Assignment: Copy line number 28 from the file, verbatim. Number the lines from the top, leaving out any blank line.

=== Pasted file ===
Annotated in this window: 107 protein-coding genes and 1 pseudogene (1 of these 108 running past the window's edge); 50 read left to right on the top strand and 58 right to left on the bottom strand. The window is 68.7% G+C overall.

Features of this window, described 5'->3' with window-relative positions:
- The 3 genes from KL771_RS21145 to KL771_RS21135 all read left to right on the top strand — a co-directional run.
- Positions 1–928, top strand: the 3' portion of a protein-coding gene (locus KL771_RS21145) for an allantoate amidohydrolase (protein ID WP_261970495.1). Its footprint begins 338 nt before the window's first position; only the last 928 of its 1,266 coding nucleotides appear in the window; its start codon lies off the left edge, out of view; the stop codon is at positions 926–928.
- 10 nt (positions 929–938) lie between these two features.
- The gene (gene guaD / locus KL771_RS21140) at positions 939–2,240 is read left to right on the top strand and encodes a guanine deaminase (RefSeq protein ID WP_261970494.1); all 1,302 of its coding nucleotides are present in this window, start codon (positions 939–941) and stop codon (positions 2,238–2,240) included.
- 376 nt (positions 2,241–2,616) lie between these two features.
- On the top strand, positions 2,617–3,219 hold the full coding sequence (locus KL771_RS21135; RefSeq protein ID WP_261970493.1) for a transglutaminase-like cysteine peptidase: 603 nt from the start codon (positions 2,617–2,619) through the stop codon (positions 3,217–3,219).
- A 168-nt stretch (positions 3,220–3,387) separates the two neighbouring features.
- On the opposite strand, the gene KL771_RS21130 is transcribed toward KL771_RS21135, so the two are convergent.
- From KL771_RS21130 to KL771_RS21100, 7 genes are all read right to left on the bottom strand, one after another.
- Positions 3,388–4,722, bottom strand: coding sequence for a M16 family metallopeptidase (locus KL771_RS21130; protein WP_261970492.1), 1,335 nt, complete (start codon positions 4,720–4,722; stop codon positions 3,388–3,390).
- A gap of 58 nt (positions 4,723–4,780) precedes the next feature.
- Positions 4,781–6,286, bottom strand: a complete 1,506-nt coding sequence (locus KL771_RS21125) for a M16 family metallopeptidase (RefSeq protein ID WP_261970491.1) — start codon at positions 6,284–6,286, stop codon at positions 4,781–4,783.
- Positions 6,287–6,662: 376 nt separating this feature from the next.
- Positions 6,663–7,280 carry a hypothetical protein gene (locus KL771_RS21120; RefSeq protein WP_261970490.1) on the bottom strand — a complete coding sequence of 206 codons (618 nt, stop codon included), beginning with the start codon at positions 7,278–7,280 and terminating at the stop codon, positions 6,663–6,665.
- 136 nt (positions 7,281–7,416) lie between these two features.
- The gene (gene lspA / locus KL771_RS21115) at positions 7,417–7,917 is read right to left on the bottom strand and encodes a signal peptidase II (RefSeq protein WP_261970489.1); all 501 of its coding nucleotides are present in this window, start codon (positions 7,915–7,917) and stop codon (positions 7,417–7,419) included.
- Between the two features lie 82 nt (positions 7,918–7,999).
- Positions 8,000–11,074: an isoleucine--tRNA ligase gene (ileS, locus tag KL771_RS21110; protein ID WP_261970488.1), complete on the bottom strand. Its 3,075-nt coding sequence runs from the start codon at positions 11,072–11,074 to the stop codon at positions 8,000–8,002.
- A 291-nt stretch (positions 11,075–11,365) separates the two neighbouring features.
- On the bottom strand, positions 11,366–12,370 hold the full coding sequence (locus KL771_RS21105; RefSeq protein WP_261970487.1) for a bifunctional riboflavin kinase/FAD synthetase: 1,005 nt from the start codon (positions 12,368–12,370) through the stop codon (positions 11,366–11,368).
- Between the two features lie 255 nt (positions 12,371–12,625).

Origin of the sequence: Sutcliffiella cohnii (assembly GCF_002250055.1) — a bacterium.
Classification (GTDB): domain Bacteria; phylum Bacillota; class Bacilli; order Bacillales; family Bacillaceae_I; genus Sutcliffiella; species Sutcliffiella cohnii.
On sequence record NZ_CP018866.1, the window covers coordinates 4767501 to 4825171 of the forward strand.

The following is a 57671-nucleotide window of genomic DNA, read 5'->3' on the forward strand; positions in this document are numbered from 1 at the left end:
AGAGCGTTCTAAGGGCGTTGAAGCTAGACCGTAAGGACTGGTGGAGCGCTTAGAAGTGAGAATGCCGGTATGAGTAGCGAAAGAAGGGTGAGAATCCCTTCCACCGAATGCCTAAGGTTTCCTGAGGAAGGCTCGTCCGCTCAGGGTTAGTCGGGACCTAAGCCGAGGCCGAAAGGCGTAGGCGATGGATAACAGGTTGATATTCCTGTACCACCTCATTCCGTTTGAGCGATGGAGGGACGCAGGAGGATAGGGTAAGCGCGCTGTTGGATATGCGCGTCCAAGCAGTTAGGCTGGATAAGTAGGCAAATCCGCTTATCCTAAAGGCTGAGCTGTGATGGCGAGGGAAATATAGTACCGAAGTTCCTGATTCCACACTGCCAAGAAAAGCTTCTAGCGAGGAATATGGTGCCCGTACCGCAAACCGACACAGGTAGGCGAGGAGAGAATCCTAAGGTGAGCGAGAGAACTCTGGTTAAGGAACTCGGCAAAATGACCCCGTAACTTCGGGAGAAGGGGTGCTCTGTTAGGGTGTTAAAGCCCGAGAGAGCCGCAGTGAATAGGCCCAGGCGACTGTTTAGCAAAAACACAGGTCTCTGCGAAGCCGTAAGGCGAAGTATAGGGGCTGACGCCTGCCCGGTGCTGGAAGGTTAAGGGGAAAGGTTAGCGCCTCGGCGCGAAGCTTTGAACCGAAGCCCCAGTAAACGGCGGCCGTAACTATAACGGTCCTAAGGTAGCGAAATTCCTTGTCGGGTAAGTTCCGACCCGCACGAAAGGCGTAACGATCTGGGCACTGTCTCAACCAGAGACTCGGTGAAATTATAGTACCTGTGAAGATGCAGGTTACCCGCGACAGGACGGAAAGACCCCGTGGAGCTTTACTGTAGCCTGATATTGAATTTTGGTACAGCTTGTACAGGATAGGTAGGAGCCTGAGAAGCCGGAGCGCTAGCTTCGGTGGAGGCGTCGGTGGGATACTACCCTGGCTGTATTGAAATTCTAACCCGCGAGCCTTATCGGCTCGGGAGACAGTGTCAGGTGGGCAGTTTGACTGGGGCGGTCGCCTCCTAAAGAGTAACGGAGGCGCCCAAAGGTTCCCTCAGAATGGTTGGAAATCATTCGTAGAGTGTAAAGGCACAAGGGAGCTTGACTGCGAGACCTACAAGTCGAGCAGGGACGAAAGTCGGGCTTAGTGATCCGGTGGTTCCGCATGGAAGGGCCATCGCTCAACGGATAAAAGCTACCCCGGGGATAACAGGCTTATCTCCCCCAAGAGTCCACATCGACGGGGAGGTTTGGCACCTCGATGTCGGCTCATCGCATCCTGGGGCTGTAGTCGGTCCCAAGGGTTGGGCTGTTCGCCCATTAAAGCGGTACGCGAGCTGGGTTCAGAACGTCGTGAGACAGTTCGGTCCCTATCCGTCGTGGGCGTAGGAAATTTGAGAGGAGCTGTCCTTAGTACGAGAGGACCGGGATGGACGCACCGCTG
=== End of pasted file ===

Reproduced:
AGAGCGTTCTAAGGGCGTTGAAGCTAGACCGTAAGGACTGGTGGAGCGCTTAGAAGTGAGAATGCCGGTATGAGTAGCGAAAGAAGGGTGAGAATCCCTTCCACCGAATGCCTAAGGTTTCCTGAGGAAGGCTCGTCCGCTCAGGGTTAGTCGGGACCTAAGCCGAGGCCGAAAGGCGTAGGCGATGGATAACAGGTTGATATTCCTGTACCACCTCATTCCGTTTGAGCGATGGAGGGACGCAGGAGGATAGGGTAAGCGCGCTGTTGGATATGCGCGTCCAAGCAGTTAGGCTGGATAAGTAGGCAAATCCGCTTATCCTAAAGGCTGAGCTGTGATGGCGAGGGAAATATAGTACCGAAGTTCCTGATTCCACACTGCCAAGAAAAGCTTCTAGCGAGGAATATGGTGCCCGTACCGCAAACCGACACAGGTAGGCGAGGAGAGAATCCTAAGGTGAGCGAGAGAACTCTGGTTAAGGAACTCGGCAAAATGACCCCGTAACTTCGGGAGAAGGGGTGCTCTGTTAGGGTGTTAAAGCCCGAGAGAGCCGCAGTGAATAGGCCCAGGCGACTGTTTAGCAAAAACACAGGTCTCTGCGAAGCCGTAAGGCGAAGTATAGGGGCTGACGCCTGCCCGGTGCTGGAAGGTTAAGGGGAAAGGTTAGCGCCTCGGCGCGAAGCTTTGAACCGAAGCCCCAGTAAACGGCGGCCGTAACTATAACGGTCCTAAGGTAGCGAAATTCCTTGTCGGGTAAGTTCCGACCCGCACGAAAGGCGTAACGATCTGGGCACTGTCTCAACCAGAGACTCGGTGAAATTATAGTACCTGTGAAGATGCAGGTTACCCGCGACAGGACGGAAAGACCCCGTGGAGCTTTACTGTAGCCTGATATTGAATTTTGGTACAGCTTGTACAGGATAGGTAGGAGCCTGAGAAGCCGGAGCGCTAGCTTCGGTGGAGGCGTCGGTGGGATACTACCCTGGCTGTATTGAAATTCTAACCCGCGAGCCTTATCGGCTCGGGAGACAGTGTCAGGTGGGCAGTTTGACTGGGGCGGTCGCCTCCTAAAGAGTAACGGAGGCGCCCAAAGGTTCCCTCAGAATGGTTGGAAATCATTCGTAGAGTGTAAAGGCACAAGGGAGCTTGACTGCGAGACCTACAAGTCGAGCAGGGACGAAAGTCGGGCTTAGTGATCCGGTGGTTCCGCATGGAAGGGCCATCGCTCAACGGATAAAAGCTACCCCGGGGATAACAGGCTTATCTCCCCCAAGAGTCCACATCGACGGGGAGGTTTGGCACCTCGATGTCGGCTCATCGCATCCTGGGGCTGTAGTCGGTCCCAAGGGTTGGGCTGTTCGCCCATTAAAGCGGTACGCGAGCTGGGTTCAGAACGTCGTGAGACAGTTCGGTCCCTATCCGTCGTGGGCGTAGGAAATTTGAGAGGAGCTGTCCTTAGTACGAGAGGACCGGGATGGACGCACCGCTG